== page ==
The largest nerve in the body that comes from the fourth and fifth lumbar nerve roots and the upper sacral nerve roots, providing the nerve supply to many of the muscles of the thigh, leg and foot. It carries sensory information to the brain from the outside of the lower leg and the foot.
Pain, numbness, tingling in the distribution of the sciatic nerve, which travels from deep in the buttock down to the foot.
Abnormal curve of the spine when seen from the front.
Sacroiliac. The joints (one on each side) between the sacrum at the midline and the iliac wings, which form part of the pelvic ring. Often a site of referred pain and may be a source of pain.
All tissues in the body except actual bone. Most often the term refers to muscles, tendons, ligaments and connective tissues, along with nerves, blood and lymph vessels.
Congenital defect of the spinal column, where a hole in the vertebra leaves the spinal cord and nerves exposed. This condition is usually identified at birth and may be treated early in life.
A congenital defect of the spinal column where the lamina fail to come together completely at the midline. In this form, there are no exposed neural elements; therefore, this is usually an incidental finding without any clinical findings associated.
The large bundle of nerve fibers running from the brain to the body, and from the body to the brain, which carries messages in both directions. Part of the central nervous system.
Electrical impulses created by a small device implanted in the spine. Used to control chronic pain.
Manual therapy for symptomatic relief and functional improvement of the back in which loads are applied to the spine using short or long lever methods. The selected spinal joint is moved to its end range of voluntary motion, followed by application of an impulse load.
Local, segmental or generalized narrowing of the central spinal canal by bone or soft tissue elements.
Refers to the stacked column of irregularly shaped bones called vertebrae that form the backbone and house the spinal cord.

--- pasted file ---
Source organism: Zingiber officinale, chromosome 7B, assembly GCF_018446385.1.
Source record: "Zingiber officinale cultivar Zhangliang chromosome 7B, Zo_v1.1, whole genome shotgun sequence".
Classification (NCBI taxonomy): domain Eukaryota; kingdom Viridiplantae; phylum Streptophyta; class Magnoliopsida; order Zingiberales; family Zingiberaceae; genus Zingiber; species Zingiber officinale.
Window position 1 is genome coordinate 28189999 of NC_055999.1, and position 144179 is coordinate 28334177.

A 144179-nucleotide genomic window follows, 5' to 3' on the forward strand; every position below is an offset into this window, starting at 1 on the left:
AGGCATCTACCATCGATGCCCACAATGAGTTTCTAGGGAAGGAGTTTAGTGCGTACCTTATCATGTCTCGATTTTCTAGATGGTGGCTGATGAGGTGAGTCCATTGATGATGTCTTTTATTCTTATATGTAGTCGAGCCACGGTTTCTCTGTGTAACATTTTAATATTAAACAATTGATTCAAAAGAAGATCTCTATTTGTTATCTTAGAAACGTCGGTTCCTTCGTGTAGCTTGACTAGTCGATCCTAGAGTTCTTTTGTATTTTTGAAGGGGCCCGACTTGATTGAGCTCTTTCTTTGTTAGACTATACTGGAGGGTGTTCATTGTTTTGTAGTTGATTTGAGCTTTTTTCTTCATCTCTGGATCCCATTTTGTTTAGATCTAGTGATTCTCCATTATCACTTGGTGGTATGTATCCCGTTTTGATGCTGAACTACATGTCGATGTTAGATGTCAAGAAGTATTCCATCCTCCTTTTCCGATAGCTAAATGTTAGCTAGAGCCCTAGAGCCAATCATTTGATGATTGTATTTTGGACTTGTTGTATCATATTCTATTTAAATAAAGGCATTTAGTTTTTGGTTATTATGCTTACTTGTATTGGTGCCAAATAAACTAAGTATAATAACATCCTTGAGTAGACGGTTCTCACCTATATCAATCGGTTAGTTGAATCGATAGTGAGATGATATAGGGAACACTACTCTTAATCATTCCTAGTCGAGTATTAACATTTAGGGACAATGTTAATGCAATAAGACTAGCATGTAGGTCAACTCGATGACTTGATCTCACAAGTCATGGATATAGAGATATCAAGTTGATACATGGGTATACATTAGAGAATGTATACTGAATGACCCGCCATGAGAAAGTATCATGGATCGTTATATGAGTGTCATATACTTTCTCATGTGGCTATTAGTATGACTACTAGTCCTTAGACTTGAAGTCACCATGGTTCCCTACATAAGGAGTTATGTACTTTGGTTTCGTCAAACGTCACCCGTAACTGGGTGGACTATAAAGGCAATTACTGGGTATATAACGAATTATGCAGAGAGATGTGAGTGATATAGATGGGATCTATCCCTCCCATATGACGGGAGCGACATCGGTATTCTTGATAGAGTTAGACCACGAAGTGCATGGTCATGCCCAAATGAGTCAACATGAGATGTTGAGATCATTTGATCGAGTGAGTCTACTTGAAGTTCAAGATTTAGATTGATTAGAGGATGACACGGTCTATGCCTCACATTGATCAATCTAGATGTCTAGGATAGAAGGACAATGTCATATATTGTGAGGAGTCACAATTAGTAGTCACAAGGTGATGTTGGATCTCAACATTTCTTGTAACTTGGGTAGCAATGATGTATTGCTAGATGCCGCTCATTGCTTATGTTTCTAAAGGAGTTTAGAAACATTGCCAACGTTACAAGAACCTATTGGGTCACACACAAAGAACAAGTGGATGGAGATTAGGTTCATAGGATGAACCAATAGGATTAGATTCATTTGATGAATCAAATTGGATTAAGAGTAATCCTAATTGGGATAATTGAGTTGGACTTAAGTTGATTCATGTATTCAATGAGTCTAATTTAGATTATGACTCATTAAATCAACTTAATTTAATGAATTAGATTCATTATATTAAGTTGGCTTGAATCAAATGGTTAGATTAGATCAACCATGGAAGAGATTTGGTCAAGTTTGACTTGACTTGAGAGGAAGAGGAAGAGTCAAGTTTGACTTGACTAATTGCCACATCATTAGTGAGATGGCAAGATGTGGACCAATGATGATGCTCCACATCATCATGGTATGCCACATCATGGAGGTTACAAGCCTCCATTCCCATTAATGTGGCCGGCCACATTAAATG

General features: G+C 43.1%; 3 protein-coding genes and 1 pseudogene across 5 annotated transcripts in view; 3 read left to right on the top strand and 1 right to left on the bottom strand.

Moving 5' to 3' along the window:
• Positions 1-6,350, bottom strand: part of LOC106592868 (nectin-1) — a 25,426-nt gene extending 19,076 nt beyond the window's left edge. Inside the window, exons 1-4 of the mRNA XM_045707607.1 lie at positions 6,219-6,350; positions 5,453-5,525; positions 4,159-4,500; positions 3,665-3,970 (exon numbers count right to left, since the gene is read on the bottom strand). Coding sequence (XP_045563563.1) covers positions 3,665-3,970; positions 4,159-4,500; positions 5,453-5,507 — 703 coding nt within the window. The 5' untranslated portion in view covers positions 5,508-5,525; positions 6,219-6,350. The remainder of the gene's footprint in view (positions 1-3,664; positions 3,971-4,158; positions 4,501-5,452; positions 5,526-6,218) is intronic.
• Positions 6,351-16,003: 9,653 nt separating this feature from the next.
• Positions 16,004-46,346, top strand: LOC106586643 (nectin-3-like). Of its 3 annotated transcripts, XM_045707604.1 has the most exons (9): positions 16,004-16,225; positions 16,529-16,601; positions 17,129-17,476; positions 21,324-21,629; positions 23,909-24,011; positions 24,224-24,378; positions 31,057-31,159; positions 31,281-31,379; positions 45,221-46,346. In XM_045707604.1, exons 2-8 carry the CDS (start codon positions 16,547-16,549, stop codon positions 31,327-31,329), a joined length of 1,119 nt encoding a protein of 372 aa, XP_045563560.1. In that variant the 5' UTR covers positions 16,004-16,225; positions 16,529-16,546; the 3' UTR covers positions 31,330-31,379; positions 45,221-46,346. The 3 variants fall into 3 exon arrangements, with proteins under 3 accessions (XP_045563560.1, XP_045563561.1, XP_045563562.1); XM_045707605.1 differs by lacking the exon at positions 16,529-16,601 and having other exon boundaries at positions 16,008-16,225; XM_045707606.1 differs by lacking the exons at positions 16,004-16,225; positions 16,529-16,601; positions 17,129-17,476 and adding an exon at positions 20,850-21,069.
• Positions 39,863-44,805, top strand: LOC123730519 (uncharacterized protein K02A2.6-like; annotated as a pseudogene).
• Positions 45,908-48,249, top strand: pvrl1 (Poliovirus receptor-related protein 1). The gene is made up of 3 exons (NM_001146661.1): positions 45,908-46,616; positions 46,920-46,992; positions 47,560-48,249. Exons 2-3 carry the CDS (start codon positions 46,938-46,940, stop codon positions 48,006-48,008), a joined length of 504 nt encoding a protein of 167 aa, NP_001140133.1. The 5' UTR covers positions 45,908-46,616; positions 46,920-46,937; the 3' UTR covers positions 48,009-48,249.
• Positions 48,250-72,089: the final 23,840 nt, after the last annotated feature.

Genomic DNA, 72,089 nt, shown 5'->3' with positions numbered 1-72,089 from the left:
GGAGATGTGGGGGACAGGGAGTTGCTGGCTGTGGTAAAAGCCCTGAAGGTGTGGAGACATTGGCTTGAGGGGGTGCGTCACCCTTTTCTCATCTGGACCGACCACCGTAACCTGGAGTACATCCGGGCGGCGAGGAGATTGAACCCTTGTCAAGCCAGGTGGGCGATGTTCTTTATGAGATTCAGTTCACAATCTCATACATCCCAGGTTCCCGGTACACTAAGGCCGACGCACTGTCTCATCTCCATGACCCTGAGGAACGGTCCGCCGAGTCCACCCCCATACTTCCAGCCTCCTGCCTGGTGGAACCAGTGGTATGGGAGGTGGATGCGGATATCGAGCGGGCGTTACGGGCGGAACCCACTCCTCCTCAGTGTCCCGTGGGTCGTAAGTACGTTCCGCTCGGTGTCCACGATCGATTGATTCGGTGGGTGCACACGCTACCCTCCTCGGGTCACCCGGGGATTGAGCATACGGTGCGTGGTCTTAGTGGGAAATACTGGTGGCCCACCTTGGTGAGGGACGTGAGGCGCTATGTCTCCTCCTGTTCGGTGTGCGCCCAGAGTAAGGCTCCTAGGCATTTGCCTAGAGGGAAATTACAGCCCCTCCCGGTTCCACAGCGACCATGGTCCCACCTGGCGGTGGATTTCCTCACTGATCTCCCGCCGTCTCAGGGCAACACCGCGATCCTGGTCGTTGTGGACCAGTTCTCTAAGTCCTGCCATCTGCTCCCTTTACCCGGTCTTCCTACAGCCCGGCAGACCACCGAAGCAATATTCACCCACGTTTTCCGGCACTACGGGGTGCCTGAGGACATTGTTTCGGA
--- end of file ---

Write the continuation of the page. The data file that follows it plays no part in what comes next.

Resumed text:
When a vertebra slips forward over the vertebra below it as a result of arthritis of the small joints of the spine and degeneration of the discs.
When a vertebra with a crack or defect in the “pars interarticularis” (where the vertebral body and the posterior elements protecting the nerves are joined) slips forward over the vertebra below it. Spondylolisthesis can be graded as I, II, III or IV based on how far forward the vertebra has slipped.
A fracture (crack, defect) in the “pars interarticularis” where the vertebral body and the posterior elements protecting the nerves are joined. In about 5% of the adult population, there is a developmental crack in one of the vertebrae, usually at the point at which the lower (lumbar) part of the spine (L5) joins the tailbone (sacrum). May result in isthmic or lytic spondylolisthesis.
A partial or complete tearing of ligaments or other tissues near a joint. A sprain usually results when the bones that form a joint are forced beyond their normal range of motion.
A stretching and tearing of muscle or tendon fibers. It is sometimes called a “pulled muscle.” Strains are often the result of overexertion, such as lifting something too heavy or working a muscle too hard. They also can result from sudden or uncoordinated movement.
A spinal or other joint that is not working properly causing local nerve irritation. This not only produces pain and stiffness, but through the nervous system may also cause unwanted changes in other important body functions.
A band of gristly tissue that connects a muscle to a bone near a joint.
Transcutaneous electrical nerve stimulation. A form of electrical anesthesia used to block pain perception.
Mid-upper back, area between the cervical (neck region) and lumbar (low back) spine. The portion of the spine where ribs are attached.
A new surgical procedure that will replace diseased or dysfunctional discs with artificial discs. There are multiple designs of artificial discs under development at this time. Several are already FDA-approved and in use.
Pulling intermittently or continuously by mechanical or manual methods to elongate the spine.
A well-localized point of tenderness. In low back problems, these points are usually located in the paravertebral areas.
Injection of local anesthetic with or without corticosteroid into painful soft tissues (i.e., muscles or ligaments) along the spine or over the back of the pelvis. Generally used for pain control.
Bones that make up the spine. (Vertebra: singular form of vertebrae.)
Procedure to repair fractures related to osteoporosis, where cement is injected into a collapsed vertebra.
Commonly referred to as “neck sprain or strain,” although symptoms may have other causes. Common in car accidents. Soft tissue injury to the neck.
See Facet Joints.
Injections of steroids and local anesthetic into the facet joints to determine if they are a source of pain or to reduce pain and inflammation.
See Facet Joints.